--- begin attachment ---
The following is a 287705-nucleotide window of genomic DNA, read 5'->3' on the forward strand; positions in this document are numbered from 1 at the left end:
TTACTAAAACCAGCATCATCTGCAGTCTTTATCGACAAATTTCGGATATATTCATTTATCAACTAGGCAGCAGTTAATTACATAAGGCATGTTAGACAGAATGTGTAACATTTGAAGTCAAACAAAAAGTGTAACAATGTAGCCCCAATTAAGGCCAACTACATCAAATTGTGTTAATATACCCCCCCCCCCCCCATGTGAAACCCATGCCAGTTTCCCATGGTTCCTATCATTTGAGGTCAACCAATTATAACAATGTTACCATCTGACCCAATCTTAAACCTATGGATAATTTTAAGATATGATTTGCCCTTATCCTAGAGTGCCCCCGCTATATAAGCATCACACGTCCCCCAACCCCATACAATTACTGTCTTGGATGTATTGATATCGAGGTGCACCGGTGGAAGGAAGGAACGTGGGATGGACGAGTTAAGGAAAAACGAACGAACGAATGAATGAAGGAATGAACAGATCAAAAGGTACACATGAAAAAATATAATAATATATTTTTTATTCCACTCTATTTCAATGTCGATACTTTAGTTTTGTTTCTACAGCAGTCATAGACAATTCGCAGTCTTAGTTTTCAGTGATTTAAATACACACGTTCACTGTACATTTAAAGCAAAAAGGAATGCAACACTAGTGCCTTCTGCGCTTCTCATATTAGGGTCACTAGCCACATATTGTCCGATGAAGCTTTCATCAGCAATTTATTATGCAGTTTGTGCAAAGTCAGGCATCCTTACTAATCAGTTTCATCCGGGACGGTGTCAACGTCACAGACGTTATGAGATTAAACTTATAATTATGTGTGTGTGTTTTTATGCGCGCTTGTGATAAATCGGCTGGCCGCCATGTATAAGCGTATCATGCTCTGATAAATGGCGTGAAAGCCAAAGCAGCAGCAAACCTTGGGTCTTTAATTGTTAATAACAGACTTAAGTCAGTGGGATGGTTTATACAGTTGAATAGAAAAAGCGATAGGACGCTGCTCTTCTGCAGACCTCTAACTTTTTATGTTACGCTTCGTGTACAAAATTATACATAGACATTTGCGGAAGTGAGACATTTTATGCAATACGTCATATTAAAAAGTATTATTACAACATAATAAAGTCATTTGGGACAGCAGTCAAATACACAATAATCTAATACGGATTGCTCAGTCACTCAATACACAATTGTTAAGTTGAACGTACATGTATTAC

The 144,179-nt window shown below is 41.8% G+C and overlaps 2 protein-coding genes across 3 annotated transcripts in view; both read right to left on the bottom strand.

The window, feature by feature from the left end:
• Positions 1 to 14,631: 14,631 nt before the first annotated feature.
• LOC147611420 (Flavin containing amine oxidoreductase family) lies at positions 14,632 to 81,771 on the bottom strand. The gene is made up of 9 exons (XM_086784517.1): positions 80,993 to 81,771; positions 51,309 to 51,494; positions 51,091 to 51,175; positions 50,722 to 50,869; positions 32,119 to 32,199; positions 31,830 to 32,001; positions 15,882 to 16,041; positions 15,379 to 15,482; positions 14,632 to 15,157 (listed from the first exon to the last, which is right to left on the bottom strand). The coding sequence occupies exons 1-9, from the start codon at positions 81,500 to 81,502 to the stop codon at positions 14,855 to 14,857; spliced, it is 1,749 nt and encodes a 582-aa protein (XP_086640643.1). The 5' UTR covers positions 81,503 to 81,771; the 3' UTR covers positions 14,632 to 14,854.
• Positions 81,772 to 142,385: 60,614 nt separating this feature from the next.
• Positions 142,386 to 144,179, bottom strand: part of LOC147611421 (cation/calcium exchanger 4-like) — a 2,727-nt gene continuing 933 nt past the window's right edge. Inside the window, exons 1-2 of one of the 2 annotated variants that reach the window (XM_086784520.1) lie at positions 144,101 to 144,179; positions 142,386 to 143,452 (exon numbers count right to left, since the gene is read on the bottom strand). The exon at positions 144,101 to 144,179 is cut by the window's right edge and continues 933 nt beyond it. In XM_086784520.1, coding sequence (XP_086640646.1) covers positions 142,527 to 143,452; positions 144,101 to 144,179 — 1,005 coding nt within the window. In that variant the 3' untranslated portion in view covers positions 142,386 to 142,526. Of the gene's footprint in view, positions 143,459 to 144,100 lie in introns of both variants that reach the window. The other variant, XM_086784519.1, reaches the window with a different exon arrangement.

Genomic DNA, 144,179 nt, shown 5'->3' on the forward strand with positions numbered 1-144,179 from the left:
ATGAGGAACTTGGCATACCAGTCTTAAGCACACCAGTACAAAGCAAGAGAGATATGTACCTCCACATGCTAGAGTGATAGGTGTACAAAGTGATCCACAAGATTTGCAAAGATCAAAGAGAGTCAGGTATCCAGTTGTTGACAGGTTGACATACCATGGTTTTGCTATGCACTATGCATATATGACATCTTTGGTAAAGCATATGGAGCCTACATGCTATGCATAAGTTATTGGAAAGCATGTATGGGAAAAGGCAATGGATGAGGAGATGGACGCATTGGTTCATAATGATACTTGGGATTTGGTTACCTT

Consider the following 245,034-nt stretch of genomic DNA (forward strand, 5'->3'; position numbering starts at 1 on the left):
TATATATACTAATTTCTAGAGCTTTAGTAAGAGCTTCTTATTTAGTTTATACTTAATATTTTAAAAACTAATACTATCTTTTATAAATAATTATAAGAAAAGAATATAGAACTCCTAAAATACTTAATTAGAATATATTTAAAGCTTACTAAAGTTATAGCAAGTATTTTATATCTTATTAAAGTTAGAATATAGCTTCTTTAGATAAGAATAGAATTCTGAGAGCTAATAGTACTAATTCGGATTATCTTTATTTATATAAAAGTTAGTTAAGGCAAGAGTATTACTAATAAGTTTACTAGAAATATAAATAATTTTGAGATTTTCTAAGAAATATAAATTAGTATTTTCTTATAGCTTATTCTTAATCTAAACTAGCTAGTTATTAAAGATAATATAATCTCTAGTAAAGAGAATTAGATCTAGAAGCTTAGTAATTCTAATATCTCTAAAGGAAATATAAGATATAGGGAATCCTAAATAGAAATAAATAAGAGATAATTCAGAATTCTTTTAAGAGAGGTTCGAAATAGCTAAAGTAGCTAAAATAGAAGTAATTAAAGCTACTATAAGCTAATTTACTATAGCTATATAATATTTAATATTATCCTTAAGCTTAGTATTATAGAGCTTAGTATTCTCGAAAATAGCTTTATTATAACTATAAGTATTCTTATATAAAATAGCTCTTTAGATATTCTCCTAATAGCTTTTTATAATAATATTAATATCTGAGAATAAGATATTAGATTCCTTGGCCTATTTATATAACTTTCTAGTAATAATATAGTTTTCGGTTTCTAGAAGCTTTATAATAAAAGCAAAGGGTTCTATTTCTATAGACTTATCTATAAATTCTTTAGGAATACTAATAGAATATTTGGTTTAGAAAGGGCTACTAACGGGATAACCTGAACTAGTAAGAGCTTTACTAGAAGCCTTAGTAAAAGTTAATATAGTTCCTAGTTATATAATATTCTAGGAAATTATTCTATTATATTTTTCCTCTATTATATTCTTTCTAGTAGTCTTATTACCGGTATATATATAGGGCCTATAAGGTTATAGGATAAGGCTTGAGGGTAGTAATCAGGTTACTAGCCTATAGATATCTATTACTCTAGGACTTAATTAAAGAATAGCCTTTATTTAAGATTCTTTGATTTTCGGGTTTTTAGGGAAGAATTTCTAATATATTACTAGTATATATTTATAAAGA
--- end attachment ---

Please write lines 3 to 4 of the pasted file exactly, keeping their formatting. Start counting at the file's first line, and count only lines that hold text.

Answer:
The 144,179-nt window shown below is 41.8% G+C and overlaps 2 protein-coding genes across 3 annotated transcripts in view; both read right to left on the bottom strand.

The window, feature by feature from the left end: